Neurologic consequences of electrical burns

J Trauma. 1990 Mar;30(3):254-8. doi: 10.1097/00005373-199003000-00002.


Permanent neurologic damage following major electric injury is a dreaded and often discussed complication. The incidence, severity, and sequelae are not clear from the literature. Therefore we reviewed the charts of 90 consecutive patients admitted to the University of Washington Burn Center between 1980 and 1986 looking at neurologic consequences. Electric injuries accounted for 4% of 2,305 admissions. The mean age was 31 +/- 13 years, total body surface area involved (TBSA), 6 +/- 11%, and length of stay, 13 +/- 20 days. There were 82 males and eight females. There were four deaths, for a mortality rate of 4%. Fourteen patients had 18 amputations. Twenty-two patients sustained low-voltage injury; 50% had immediate neurologic symptoms which resolved in nine of 11 patients. Eleven patients (50%) were asymptomatic. Sixty-four patients sustained high-voltage injury and 33% were asymptomatic. Forty-three patients (67%) had immediate central and/or peripheral neurologic symptoms. Loss of consciousness accounted for the largest fraction of CNS sequelae in the high-voltage group (45%). Twenty-three patients (79%) recovered consciousness before arrival at the hospital. Six patients remained comatose, three died, and three awoke but had neurologic sequelae. Twenty-two patients in the high-voltage group had one or more acute peripheral neuropathies. Sixty-four per cent of these neuropathies resolved or improved. Five patients had transient initial paralysis, but there were no delayed spinal cord symptoms. Eleven patients developed one or more delayed peripheral neuropathies. Half of these delayed neuropathies resolved or improved.(ABSTRACT TRUNCATED AT 250 WORDS)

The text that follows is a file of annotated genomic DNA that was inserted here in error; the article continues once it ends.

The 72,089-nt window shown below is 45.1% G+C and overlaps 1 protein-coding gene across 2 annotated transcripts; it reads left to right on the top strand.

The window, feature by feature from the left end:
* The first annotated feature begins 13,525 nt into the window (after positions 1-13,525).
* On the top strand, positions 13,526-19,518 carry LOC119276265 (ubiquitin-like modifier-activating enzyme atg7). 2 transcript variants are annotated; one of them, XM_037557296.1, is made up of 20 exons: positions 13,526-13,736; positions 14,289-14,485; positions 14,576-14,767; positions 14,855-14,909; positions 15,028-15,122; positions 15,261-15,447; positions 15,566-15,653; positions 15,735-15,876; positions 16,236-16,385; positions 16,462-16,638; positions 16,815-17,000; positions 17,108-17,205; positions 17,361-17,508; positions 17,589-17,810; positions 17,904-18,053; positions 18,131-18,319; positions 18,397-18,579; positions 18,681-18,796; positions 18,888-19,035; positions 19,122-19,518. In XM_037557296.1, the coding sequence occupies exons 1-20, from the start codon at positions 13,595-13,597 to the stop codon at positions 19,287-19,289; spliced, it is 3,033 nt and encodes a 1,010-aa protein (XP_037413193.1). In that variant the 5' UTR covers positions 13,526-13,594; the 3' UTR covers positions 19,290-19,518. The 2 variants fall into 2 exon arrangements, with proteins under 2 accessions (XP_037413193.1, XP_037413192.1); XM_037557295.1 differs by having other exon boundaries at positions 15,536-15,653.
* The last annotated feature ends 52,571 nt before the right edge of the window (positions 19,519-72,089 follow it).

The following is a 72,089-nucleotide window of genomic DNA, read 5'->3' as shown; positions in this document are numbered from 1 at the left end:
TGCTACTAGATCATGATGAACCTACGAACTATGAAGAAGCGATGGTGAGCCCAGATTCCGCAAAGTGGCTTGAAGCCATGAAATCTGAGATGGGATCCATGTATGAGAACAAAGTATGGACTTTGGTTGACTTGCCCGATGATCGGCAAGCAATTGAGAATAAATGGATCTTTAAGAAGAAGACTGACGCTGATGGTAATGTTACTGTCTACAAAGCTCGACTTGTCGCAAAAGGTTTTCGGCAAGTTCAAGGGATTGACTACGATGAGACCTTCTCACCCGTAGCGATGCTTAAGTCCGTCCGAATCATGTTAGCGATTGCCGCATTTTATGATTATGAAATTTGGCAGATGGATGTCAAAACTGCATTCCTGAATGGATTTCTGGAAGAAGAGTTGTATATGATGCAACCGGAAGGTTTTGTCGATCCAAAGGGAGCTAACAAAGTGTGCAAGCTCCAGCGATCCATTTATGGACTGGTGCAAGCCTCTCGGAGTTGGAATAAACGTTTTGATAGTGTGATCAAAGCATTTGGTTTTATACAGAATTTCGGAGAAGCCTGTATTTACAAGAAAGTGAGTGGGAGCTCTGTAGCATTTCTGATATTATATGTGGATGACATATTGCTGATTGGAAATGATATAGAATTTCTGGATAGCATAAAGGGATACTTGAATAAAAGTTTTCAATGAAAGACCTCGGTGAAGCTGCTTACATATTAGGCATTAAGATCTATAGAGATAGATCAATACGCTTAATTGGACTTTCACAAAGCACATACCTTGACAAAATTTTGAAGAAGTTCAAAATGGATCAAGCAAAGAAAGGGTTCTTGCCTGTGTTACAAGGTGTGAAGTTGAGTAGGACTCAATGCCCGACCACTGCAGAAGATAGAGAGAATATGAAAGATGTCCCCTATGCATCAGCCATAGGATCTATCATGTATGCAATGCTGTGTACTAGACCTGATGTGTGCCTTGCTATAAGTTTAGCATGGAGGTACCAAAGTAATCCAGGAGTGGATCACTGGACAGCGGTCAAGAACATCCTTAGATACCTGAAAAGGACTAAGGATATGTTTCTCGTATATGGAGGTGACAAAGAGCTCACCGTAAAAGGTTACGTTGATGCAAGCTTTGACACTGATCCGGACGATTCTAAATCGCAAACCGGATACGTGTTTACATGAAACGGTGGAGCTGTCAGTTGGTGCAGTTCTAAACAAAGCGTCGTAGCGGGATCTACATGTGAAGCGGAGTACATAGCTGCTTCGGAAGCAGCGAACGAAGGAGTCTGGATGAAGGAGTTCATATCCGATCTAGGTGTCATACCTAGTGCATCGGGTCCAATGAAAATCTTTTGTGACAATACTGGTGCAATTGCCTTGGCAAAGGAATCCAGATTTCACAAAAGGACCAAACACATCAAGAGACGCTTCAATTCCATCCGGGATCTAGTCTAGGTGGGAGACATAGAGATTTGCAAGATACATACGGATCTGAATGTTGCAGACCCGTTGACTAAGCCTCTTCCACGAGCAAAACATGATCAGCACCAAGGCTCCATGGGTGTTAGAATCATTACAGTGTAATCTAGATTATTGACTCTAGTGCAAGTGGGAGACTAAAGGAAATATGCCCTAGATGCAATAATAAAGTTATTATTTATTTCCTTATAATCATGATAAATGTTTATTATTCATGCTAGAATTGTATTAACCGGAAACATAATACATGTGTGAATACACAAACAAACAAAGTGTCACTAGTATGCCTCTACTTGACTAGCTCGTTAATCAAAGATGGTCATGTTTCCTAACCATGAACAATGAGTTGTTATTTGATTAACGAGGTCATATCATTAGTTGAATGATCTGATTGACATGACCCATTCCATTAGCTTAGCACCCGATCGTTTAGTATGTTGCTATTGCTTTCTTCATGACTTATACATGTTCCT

MeSH terms

  • Acute Disease
  • Adult
  • Burns, Electric / complications*
  • Female
  • Humans
  • Male
  • Peripheral Nervous System Diseases / etiology*
  • Peripheral Nervous System Diseases / physiopathology
  • Retrospective Studies
  • Time Factors
  • Unconsciousness / etiology